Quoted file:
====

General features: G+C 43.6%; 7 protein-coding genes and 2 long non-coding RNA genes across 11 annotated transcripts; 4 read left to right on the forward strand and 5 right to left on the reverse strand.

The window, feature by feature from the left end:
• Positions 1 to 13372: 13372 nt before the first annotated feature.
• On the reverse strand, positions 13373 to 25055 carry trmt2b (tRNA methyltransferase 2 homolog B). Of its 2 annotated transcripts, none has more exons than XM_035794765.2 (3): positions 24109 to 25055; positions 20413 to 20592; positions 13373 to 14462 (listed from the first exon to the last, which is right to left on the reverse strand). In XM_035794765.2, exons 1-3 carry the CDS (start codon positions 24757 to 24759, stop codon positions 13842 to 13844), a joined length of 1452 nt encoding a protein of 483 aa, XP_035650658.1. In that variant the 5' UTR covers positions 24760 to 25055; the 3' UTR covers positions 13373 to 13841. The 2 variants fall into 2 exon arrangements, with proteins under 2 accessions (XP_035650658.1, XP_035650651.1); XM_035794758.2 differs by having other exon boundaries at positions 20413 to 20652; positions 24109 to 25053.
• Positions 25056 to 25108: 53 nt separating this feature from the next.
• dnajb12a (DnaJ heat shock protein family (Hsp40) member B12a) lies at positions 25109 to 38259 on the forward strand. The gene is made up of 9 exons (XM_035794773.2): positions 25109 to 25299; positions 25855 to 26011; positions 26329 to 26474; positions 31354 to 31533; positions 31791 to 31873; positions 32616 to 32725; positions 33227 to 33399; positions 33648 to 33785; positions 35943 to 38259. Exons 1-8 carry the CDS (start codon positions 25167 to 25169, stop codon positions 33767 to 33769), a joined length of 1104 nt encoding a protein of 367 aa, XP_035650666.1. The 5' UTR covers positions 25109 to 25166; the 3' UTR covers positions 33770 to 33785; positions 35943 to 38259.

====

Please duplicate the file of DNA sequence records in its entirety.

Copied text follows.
General features: G+C 43.6%; 7 protein-coding genes and 2 long non-coding RNA genes across 11 annotated transcripts; 4 read left to right on the forward strand and 5 right to left on the reverse strand.

The window, feature by feature from the left end:
• Positions 1 to 13372: 13372 nt before the first annotated feature.
• On the reverse strand, positions 13373 to 25055 carry trmt2b (tRNA methyltransferase 2 homolog B). Of its 2 annotated transcripts, none has more exons than XM_035794765.2 (3): positions 24109 to 25055; positions 20413 to 20592; positions 13373 to 14462 (listed from the first exon to the last, which is right to left on the reverse strand). In XM_035794765.2, exons 1-3 carry the CDS (start codon positions 24757 to 24759, stop codon positions 13842 to 13844), a joined length of 1452 nt encoding a protein of 483 aa, XP_035650658.1. In that variant the 5' UTR covers positions 24760 to 25055; the 3' UTR covers positions 13373 to 13841. The 2 variants fall into 2 exon arrangements, with proteins under 2 accessions (XP_035650658.1, XP_035650651.1); XM_035794758.2 differs by having other exon boundaries at positions 20413 to 20652; positions 24109 to 25053.
• Positions 25056 to 25108: 53 nt separating this feature from the next.
• dnajb12a (DnaJ heat shock protein family (Hsp40) member B12a) lies at positions 25109 to 38259 on the forward strand. The gene is made up of 9 exons (XM_035794773.2): positions 25109 to 25299; positions 25855 to 26011; positions 26329 to 26474; positions 31354 to 31533; positions 31791 to 31873; positions 32616 to 32725; positions 33227 to 33399; positions 33648 to 33785; positions 35943 to 38259. Exons 1-8 carry the CDS (start codon positions 25167 to 25169, stop codon positions 33767 to 33769), a joined length of 1104 nt encoding a protein of 367 aa, XP_035650666.1. The 5' UTR covers positions 25109 to 25166; the 3' UTR covers positions 33770 to 33785; positions 35943 to 38259.